Absolutely Nothing

A week ago this was the view from the bedroom. In the midst of the snowy blast a fat black rat ran along the porch railing, selected a nice bunch of berries and packed it off into the storm. I set a trap, the bait had been sampled and the mechanism had exploded. The beast won. He’s clever! A Taliban rat?

One of the most successful television sitcoms ever, “Seinfeld” was declared by it’s makers to be about absolutely nothing. And so too is this blog. A week past my surgery my belly and lower regions are an amazing splotch of multi-purples. (I know, too much information and no, there are no photos.)I was delighted today to note that some parts were beginning to fade and then saw that other parts were colouring up. Maybe I can hire out as an Easter Egg. So I’ll stoically endure these long dull days one at a time. It is frustrating to have to very careful about what and how I lift even the smallest thing, including my fork. The surgeon admonished lots of sleep and plenty of walking. And so I go for now. Despite feeling desperate to DO something I know I must be cautious for a good while yet. I don’t want to repeat this performance ever again. This is my third hernia surgery. Enough.

Busted. A few days ago the Canadian Coast Guard made a deliberately visible patrol of the local Dogpatch Anchorage, paying particular attention to the derelict fishboat on the left.
For good reason. At least the fuel tanks were empty. “If you’d like a good, close second look come back at low tide.”
On the other side of the anchorage, it’s just another day, wet firewood, fog, rain and all.

The weather here has been entirely normal for mid-January. Outside, here on Vancouver Island, it is a mucky mess; normal. After a medium amount of snowfall over a few days, the precipitation has turned to rain. The slush and ice are going fast with a slurry beneath of mud and gravel left by the road-sanding crews. There are no guarantees that this is the end of the winter snow, sometimes the first round is just for practice. There has been four feet of snow thump down here in one night in previous winters. Not unheard of, not news. A horrific blizzard in Newfoundland, extreme cold in the prairies, not news, not proof of anything other than life going on. It’s nasty business if you are the one enduring the extreme, however the media can twist anything into an apocalyptic drama to help their ratings.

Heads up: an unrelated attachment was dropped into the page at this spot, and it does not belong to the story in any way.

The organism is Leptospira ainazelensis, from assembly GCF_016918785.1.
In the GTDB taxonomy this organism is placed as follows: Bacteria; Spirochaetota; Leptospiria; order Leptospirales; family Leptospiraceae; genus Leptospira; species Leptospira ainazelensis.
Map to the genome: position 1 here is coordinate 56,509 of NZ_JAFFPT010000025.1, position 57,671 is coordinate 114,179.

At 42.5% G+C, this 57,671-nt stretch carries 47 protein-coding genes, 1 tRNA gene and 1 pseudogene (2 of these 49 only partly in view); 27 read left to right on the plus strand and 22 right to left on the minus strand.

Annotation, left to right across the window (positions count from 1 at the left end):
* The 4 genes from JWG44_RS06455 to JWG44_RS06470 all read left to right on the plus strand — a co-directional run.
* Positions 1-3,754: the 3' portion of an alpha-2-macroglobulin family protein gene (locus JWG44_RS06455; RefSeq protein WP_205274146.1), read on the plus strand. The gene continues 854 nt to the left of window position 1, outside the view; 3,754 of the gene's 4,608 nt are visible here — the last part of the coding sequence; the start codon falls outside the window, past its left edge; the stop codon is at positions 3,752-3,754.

Mine’s bigger! 4×4…no kidding! I had to snap a record of this contraption. All I’ll say is no Green bumper stickers were visible. For all that raised body, the clearance beneath the suspension remains the same. It would pack a hefty camper!

Unfortunately my finances are in a dire state which further restricts my movements and I’m even concerned about being able to renew my annual fees for the hosting of this blog which are due in a few days. Bugga! I’ve no desire to be wealthy but a change of problems would sure be nice. I’m in the doldrums here in suburban Coastal Vancouver Island but I’m happy to not be some other places on the planet. Fires, floods, wars, plagues, politics, volcanoes, earthquakes. Too much information is one of our curses perhaps, especially as so much is inaccurate. We’re doing just fine right here, despite all the griping about the weather and Greta-noias and impeachment. Perhaps it is a good thing to write about absolutely nothing.

A fine winter view from Dullsville. The snow is gone now.

And here’s something positive to make note of. The online news headlines that come every morning had not one jot or tittle about anything Trump. This may be the first time since this character began his campaign those long weary years ago. I am not commenting on anyone’s political persuasions, just saying how sweet it is! Yes, absolutely nothing.

Colour! Anything to brighten the day. This old oil painting appeared on a pile of rubble at the waterfront. There’s a talented rabbit living within.

There are only two ways to live your life. One is as though nothing is a miracle. The other is as though everything is a miracle.”
― Albert Einstein

Finally

Pretty huh? From where you sit. I’ve paid my dues in the Great White North and could happily never see snow again. But, you take it as it comes.
Jack still likes the snow but the frolicking days are past.
You are feeeling sleeepy.
Snzzzzzzzzzzzzzzzzz